You can use it for anything and it tastes great. It doesn’t go rancid on your counter. It would keep for months if I didn’t use so much. It is a healthy fat. I use olive oil for salads but never, ever, cook with it because it becomes a trans fat. Ghee is easy to make. There are many videos on youtube if you want to see it being made.

      I use a good quality coconut oil as well – even swallow a couple tablespoons each morning because it is an anti inflammatory and is good for all parts of your body, but I wouldn’t use it on my toast or vegetables because it doesn’t have the right taste. Good luck.

  21. What about pumpkin seed oil? You shouldn’t cook with it but it is a delicious finishing oil. I make my own salad dressings and use only olive oil or pumpkin seed oil.

  22. Rebecca says:

    Hi Kris.

    I’ve recently discovered your website and I’m finding it so helpful! Is Flax Seed oil bad for you? I used to take a flax seed pill (liquid capsule) for cholesterol. I assume it is an oil?

    • Yes, that’s probably oil. Flax seed oil is fine, but you’d get better results from fish oil… especially cod fish liver oil. It’s actually best to get these fats from actual whole foods like fatty fish though.

      • Kris,

        I’m on Zoe Harcombe’s program at the moment and members on her forum are raving about making home made mayonnaise. Forum members (not Zoe herself) are using sunflower oil or the light olive oil made by Berio or Borges. Reading your article makes me feel very unsure about this. Whilst Zoe recommends eating good fats, this does not sound so good. What are your thoughts, please.


      • Fish oil is not parent essential fatty acid oil. It’s a pharmacological overload of Omega 3 derivatives.

        Neither Omega 6 nor Omega 3 PARENT oils should be used for cooking! They are way too delicate and will be “killed” and thus made toxic. Best oil for cooking is coconut oil and other saturated fats like lard.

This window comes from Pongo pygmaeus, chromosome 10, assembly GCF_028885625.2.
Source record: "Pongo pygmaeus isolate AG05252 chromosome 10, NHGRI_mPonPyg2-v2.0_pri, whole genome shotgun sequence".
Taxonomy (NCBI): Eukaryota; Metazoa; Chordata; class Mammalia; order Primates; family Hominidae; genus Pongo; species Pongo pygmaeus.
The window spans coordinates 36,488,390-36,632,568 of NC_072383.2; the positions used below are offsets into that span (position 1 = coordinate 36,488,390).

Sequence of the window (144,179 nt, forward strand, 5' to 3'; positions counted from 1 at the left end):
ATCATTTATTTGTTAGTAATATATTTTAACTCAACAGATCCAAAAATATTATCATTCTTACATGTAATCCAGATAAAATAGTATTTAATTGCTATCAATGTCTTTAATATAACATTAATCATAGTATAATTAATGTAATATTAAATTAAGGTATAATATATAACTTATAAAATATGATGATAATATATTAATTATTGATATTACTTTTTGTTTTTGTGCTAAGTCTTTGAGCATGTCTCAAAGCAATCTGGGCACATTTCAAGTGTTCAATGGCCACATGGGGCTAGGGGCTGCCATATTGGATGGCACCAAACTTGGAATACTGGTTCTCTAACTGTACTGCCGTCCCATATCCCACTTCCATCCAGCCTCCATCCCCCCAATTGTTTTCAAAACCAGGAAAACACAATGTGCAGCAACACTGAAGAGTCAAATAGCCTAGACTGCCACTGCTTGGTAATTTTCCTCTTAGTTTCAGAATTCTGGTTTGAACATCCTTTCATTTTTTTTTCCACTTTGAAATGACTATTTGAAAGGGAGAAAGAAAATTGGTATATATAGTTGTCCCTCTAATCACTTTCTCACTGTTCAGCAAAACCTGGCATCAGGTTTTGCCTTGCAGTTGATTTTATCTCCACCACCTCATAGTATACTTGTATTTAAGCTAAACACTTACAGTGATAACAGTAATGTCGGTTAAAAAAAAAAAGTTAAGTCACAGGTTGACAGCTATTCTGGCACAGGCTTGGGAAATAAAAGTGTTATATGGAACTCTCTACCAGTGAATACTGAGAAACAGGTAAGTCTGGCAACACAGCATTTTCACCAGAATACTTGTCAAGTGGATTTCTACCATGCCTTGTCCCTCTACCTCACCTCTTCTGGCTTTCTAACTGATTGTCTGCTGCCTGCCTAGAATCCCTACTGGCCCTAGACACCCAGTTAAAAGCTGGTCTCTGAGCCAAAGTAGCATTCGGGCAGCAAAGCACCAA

Oxidized or otherwise killed (hydrogenated/chemically treated) omega oils are not only toxic, they are also the major cause of arterial blockages. Funny thing too, as when they are taken in the right ratio, they are extremely life giving. Best ratio will be from 1:1 to 2.5:1 Omega 6 to 3 and they must be ingested cold pressed, organic, fresh as possible in capsules or dark class bottles protected from heat, air and light (a paper bag in the fridge is a good idea).

        Check out Brian Peskin or Paul Beatty for their insight,

  23. It is alarming just how common these oils are in restaurants, as well as households. Used every day in nearly every meal, we must make the shift toward healthier oils such as extra virgin cold pressed olive oils and coconut oil. Beyond changing our cooking habits, we must look for these harmful fats in everyday items we buy, remember to read that label!

  24. Rajendra vikram says:

    Hi Kris.

    Very informative article. Thanks for enlightening negative effects of using oils in our daily diets. What are your suggestions, in relation to completely avoid oils in cooking, or are there any healthy oils at all? Is flax seed oil good for cooking?

    • Hey Rajendra. I’ve written about this here:

    • Rajendra – I replied to a post made by Angela (a few posts up) and explained to her what I use for cooking. I have told this to quite a few people but I don’t know of anyone who actually listened to me, but I keep trying. They think it is great, but never actually do it. So many people never research what they put into their mouths and then wonder why they get sick. Do some reading on this fat and see if you think it would be good to make this part of your eating habits.

  25. In Ethiopia, a lot of oil is imported from abroad, and the government says nothing about the problems of oil. What do you say, if you have any info?

  26. Hi there,

    Is avocado oil ok for cooking with? Almost every site seems to say so. Also, I heard chemicals are added to edible olives to make them less bitter and more palatable, particularly black ones… Is this not so with olive oil? And is there any type of olive oil that is ok to pan fry with?

    I’m really confused about what to use as a butter spread, I don’t agree with the dairy industry and so I’m looking for a healthy alternative. Most free from spreads involve sunflower oil which you say to avoid. One site said refined sunflower oil which is monounsaturated. Is it ok to cook with?

    Sorry for all the questions!


  27. Animal fats are superior to plant based fats/oils. I use grass fed Kerrygold butter, Organic Valley Pastured butter also grassfed, Grassfed organic ghee from Purity Farms, Rougie duck fat, bacon grease, lard(pig fat), pastured or omega 3 enriched eggs, tallow (beef fat), chicken fat, cod liver oil, fatty fish, bone broths.

    I used to use lots of olive oils, macadamia nut oils, avocado oils but I just don’t get much energy from those low saturated fat oils. The only plant based oils worth investing money in are Virgin Coconut oil and Red Palm Oil. Saturated animal fats from pastured animals are the best fats money can buy.